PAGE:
|Brachytherapy Using Injectable Seeds That Are Self-Assembled from Genetically Encoded Polypeptides In Situ
|Year of Publication
|Liu, W, McDaniel, JR, Li, X, Asai, D, García Quiroz, F, Schaal, J, Park, JS, Zalutsky, MR, Chilkoti, A
|5956 - 5965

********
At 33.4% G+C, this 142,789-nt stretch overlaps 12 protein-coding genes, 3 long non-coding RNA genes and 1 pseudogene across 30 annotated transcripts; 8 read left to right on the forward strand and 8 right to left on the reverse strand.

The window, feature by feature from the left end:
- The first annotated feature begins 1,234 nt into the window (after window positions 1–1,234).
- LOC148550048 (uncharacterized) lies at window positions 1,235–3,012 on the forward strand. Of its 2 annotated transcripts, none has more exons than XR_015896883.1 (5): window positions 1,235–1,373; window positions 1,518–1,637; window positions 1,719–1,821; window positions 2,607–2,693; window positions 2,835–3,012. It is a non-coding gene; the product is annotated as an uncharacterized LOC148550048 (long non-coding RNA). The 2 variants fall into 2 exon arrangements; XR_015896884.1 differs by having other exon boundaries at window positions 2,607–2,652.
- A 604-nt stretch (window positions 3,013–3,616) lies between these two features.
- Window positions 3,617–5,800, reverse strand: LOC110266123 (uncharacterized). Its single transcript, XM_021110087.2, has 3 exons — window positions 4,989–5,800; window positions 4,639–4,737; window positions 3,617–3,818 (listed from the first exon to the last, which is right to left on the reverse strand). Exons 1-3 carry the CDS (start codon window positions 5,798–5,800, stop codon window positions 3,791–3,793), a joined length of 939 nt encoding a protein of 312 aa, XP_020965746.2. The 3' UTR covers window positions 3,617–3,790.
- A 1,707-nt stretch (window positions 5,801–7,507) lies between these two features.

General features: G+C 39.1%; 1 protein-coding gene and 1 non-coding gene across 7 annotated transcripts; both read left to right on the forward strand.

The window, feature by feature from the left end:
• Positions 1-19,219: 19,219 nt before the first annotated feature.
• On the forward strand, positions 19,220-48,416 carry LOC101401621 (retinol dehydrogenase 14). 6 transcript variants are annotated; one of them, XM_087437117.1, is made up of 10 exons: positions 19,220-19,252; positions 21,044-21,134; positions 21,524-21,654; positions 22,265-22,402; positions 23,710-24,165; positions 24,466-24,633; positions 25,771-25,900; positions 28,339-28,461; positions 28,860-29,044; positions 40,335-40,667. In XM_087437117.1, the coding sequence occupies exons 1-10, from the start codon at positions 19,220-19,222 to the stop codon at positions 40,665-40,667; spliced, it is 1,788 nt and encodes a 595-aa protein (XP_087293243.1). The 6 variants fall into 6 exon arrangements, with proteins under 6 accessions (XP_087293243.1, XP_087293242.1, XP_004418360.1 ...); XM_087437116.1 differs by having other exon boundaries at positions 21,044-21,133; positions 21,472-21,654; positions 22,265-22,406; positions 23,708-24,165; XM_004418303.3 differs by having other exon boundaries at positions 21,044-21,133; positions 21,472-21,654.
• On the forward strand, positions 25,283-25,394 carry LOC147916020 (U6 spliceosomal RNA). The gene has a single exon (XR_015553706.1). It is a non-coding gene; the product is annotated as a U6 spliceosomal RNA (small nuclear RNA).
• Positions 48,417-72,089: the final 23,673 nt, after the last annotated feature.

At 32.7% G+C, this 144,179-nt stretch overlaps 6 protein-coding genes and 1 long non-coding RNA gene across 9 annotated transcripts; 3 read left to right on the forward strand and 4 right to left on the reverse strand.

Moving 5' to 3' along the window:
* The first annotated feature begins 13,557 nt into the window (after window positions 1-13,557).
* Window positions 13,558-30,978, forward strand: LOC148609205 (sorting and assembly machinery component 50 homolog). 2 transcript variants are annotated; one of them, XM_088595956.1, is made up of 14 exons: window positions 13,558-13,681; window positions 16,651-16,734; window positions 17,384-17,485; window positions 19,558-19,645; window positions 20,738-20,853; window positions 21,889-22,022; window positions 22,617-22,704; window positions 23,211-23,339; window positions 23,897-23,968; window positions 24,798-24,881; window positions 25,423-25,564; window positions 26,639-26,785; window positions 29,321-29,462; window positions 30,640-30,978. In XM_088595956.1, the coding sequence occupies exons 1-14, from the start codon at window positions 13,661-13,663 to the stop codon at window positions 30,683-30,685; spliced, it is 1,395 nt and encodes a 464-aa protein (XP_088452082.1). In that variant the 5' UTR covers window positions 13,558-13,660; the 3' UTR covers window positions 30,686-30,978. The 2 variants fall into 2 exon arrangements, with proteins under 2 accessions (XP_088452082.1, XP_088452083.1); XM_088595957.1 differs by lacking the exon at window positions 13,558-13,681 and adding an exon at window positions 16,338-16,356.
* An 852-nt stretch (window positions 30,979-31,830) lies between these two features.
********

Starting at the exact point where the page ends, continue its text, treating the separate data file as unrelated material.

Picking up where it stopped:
Brachytherapy is a common clinical technique involving implantation of sealed radioactive “seeds” within a tumor to selectively irradiate the tumor mass while minimizing systemic toxicity. To mitigate the disadvantages associated with complex surgical implantation and subsequent device removal procedures, we have developed an alternative approach using a genetically encoded peptide polymer solution composed of a thermally responsive elastin-like polypeptide (ELP) radiolabeled with 131I that self-assembles into radionuclide seeds upon intratumoral injection. The formation of these nontoxic and biodegradable polymer seeds led to prolonged intratumoral retention (∼85% ID/tumor 7 days postinjection) of the radionuclide, elicited a tumor growth delay in 100% of the tumors in two human xenografts (FaDu and PC-3), and cured more than 67% of tumor-bearing animals after a single administration of labeled ELP. These results suggest that in situ self-assembly of biodegradable and injectable radionuclide-containing polypeptide seeds could be a promising therapeutic alternative to conventional brachytherapy.